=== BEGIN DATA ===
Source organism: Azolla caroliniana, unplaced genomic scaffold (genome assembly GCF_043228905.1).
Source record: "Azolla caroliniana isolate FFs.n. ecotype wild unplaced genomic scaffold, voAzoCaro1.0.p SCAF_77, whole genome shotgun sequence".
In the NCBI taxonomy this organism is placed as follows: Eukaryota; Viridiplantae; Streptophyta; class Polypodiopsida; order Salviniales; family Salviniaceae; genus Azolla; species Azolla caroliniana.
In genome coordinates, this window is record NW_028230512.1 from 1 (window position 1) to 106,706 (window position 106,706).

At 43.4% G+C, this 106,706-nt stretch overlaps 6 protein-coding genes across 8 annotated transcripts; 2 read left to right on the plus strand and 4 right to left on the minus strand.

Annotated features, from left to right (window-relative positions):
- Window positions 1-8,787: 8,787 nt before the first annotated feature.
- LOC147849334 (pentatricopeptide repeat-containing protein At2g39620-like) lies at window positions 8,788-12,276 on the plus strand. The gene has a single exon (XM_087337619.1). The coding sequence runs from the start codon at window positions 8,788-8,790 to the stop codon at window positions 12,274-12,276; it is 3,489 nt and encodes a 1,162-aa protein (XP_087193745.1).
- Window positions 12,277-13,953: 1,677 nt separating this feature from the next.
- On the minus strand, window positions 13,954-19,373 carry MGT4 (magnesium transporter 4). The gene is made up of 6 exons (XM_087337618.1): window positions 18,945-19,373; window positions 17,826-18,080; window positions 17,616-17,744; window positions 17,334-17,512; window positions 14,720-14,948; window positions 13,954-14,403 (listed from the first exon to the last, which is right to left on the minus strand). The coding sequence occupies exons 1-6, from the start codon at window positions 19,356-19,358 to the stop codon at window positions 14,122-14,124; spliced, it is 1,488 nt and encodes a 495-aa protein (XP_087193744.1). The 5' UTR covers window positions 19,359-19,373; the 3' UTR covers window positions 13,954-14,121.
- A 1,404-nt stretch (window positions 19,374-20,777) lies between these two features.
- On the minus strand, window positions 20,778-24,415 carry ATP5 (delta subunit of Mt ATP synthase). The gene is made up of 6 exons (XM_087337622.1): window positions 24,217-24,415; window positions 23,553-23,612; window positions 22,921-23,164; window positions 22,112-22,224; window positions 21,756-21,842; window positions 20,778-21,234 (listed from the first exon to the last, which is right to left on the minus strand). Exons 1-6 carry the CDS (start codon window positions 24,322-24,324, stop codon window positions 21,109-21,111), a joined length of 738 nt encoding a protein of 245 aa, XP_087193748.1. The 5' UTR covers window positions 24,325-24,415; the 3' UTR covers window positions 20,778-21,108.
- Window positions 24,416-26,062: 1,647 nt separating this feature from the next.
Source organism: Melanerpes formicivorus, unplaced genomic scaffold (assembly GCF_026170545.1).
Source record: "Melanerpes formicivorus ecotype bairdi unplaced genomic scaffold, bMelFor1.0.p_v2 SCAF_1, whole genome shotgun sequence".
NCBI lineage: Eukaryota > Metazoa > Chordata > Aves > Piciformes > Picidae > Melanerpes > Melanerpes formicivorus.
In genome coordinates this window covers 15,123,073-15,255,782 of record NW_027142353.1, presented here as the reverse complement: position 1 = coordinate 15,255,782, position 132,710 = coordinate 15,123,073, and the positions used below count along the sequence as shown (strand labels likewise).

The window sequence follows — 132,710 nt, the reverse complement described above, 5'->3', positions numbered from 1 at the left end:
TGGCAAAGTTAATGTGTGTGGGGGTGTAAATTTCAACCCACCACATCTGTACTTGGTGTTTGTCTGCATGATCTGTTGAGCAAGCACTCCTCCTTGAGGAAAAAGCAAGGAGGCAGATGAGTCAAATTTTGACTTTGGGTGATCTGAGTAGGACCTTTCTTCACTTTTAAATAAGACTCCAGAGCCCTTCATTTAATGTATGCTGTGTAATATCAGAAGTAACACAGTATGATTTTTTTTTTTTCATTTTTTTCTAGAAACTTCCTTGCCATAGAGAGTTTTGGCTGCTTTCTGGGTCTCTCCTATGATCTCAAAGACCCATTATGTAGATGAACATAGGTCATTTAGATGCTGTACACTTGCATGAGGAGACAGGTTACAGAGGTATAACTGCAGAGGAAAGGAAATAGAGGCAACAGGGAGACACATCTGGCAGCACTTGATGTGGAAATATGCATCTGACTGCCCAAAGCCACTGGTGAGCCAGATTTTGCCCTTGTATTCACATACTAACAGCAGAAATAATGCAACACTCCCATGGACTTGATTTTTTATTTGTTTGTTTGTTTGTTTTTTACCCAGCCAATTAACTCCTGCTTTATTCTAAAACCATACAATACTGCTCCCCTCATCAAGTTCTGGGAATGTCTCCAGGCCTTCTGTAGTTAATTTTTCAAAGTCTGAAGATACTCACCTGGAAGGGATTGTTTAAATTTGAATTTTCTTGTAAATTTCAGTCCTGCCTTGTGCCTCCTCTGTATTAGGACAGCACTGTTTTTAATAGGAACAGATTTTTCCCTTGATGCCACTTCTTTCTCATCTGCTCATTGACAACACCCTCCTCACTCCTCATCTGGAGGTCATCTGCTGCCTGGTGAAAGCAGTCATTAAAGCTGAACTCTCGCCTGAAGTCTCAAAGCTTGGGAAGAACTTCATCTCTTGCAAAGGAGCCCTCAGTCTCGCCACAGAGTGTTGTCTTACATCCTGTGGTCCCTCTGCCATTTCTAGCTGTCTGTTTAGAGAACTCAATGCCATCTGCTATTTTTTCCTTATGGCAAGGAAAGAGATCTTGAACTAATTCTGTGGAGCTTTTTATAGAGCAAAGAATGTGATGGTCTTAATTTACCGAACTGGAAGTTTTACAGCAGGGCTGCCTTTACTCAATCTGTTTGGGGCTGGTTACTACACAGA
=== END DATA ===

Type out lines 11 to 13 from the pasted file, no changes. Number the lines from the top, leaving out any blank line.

- A 1,404-nt stretch (window positions 19,374-20,777) lies between these two features.
- On the minus strand, window positions 20,778-24,415 carry ATP5 (delta subunit of Mt ATP synthase). The gene is made up of 6 exons (XM_087337622.1): window positions 24,217-24,415; window positions 23,553-23,612; window positions 22,921-23,164; window positions 22,112-22,224; window positions 21,756-21,842; window positions 20,778-21,234 (listed from the first exon to the last, which is right to left on the minus strand). Exons 1-6 carry the CDS (start codon window positions 24,322-24,324, stop codon window positions 21,109-21,111), a joined length of 738 nt encoding a protein of 245 aa, XP_087193748.1. The 5' UTR covers window positions 24,325-24,415; the 3' UTR covers window positions 20,778-21,108.
- Window positions 24,416-26,062: 1,647 nt separating this feature from the next.